St. Luke's Sugar Land Hospital - Welcome
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Call today to schedule an appointment or to learn more about this service. (281) 637-7000

Each year, heart disease kills more people than any other disease. CHI St. Luke’s Health - Sugar Land Hospital provides a comprehensive set of Cardiovascular and Heart related services.

Patients at CHI St. Luke’s Health - Sugar Land Hospital benefit from the expertise of our highly qualified cardiologists, and enjoy the latest technology available in the fight against heart disease. Our services include both diagnostic and treatment services, including preventative care, diagnostic and interventional heart and peripheral procedures, diagnostic electrophysiological procedures, pacemaker and defibrillator implants, community and patient education, surgical services, and heart/pulmonary rehabilitation on both an inpatient and outpatient basis.

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More importantly, our Cardiovascular and Heart Services include:

  • Adult Congenital Heart Disease - Congenital heart disease is a type of defect in one or more structures of the heart or blood vessels that occur before birth.
    • Congenital heart defects occur while the fetus is developing in the uterus.
    • They affect 8 to 10 out of every 1,000 children. Congenital heart defects may produce symptoms atebstein anomaly birth, during childhood and sometimes not until adulthood. About 500,000 adults in the United States have grown into adulthood with congenital heart disease. This number increases by about 20,000 each year.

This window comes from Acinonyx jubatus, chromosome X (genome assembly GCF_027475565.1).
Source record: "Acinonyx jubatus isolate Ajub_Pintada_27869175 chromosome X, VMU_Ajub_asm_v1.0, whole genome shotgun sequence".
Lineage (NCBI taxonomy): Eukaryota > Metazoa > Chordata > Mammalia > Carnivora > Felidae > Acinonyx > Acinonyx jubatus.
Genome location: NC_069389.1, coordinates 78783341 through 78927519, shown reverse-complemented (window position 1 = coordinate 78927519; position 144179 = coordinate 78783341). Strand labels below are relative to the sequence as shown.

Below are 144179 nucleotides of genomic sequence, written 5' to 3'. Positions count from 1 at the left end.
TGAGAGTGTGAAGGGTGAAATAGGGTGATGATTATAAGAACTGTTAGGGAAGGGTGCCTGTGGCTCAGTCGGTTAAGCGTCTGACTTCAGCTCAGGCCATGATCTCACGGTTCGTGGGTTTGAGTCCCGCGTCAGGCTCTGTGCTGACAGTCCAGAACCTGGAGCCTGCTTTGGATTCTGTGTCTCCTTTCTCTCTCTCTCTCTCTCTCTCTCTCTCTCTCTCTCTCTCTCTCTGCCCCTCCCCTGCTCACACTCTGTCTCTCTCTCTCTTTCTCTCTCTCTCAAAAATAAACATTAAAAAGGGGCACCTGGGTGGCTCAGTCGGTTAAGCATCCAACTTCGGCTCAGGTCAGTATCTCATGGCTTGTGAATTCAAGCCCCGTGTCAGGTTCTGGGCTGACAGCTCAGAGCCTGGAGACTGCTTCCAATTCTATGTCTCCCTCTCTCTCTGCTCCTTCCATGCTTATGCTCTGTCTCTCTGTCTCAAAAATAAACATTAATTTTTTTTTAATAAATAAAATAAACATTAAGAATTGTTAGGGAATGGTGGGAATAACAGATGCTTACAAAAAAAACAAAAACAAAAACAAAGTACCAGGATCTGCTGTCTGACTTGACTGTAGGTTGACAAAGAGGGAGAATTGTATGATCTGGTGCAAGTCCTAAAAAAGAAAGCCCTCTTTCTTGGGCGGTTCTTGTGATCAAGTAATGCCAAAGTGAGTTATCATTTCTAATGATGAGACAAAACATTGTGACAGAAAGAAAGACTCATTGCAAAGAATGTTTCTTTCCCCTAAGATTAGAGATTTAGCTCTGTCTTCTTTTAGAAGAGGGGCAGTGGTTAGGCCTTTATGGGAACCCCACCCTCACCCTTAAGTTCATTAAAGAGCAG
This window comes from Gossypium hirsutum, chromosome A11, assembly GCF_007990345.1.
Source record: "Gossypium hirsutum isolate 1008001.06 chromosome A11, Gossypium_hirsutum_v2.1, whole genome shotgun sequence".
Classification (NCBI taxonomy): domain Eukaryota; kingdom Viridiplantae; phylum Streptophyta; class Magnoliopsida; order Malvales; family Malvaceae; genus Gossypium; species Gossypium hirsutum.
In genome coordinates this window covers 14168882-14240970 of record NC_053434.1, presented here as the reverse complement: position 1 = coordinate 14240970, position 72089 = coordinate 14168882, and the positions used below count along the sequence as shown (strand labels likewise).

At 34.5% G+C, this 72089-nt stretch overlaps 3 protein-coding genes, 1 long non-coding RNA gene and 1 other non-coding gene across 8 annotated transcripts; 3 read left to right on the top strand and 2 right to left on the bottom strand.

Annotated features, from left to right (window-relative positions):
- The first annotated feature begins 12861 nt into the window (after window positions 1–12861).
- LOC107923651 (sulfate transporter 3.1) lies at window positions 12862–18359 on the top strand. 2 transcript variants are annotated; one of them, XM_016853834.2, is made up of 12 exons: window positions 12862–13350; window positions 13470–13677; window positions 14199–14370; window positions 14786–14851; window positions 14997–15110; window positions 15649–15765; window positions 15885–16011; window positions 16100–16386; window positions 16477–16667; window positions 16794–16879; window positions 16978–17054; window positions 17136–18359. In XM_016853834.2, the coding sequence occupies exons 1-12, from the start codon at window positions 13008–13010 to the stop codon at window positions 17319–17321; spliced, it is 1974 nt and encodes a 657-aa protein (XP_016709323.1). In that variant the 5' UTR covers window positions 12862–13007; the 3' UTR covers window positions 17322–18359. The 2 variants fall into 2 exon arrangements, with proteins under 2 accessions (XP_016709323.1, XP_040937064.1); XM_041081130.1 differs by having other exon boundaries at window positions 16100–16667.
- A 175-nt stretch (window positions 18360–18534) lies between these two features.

• Most common heart disorders include:
      • Congenital valve defects
      • Atrial and ventricular septal defects
      • Patent Foramen Ovale
      • Patent Ductus Arteriosus
      • Tetralogy of Fallot (TOF)
      • Ebstein Anomaly
      • Coarctation of the Aorta
    • Treatment is based upon the severity of the congenital heart disease. Some mild heart defects do not require any treatment.
      • Others can be treated with medications, invasive procedures or surgery. Most adults with congenital heart disease should be monitored by a heart specialist and may need to take precautions to prevent endocarditis (an infection of the heart) throughout their life.

  • Arrhythmias - Arrhythmias, also known as abnormal heart rhythms, is an irregular or abnormal heart beat.Bradycardia
    • There are many types of arrhythmias, these include:
      • Tachycardia - Fast heart rate
      • Bradycardia - Slow heart rate
      • Supreventricular arrhythmias - Irregular rhythms that occur in the heart’s upper chamber of the heart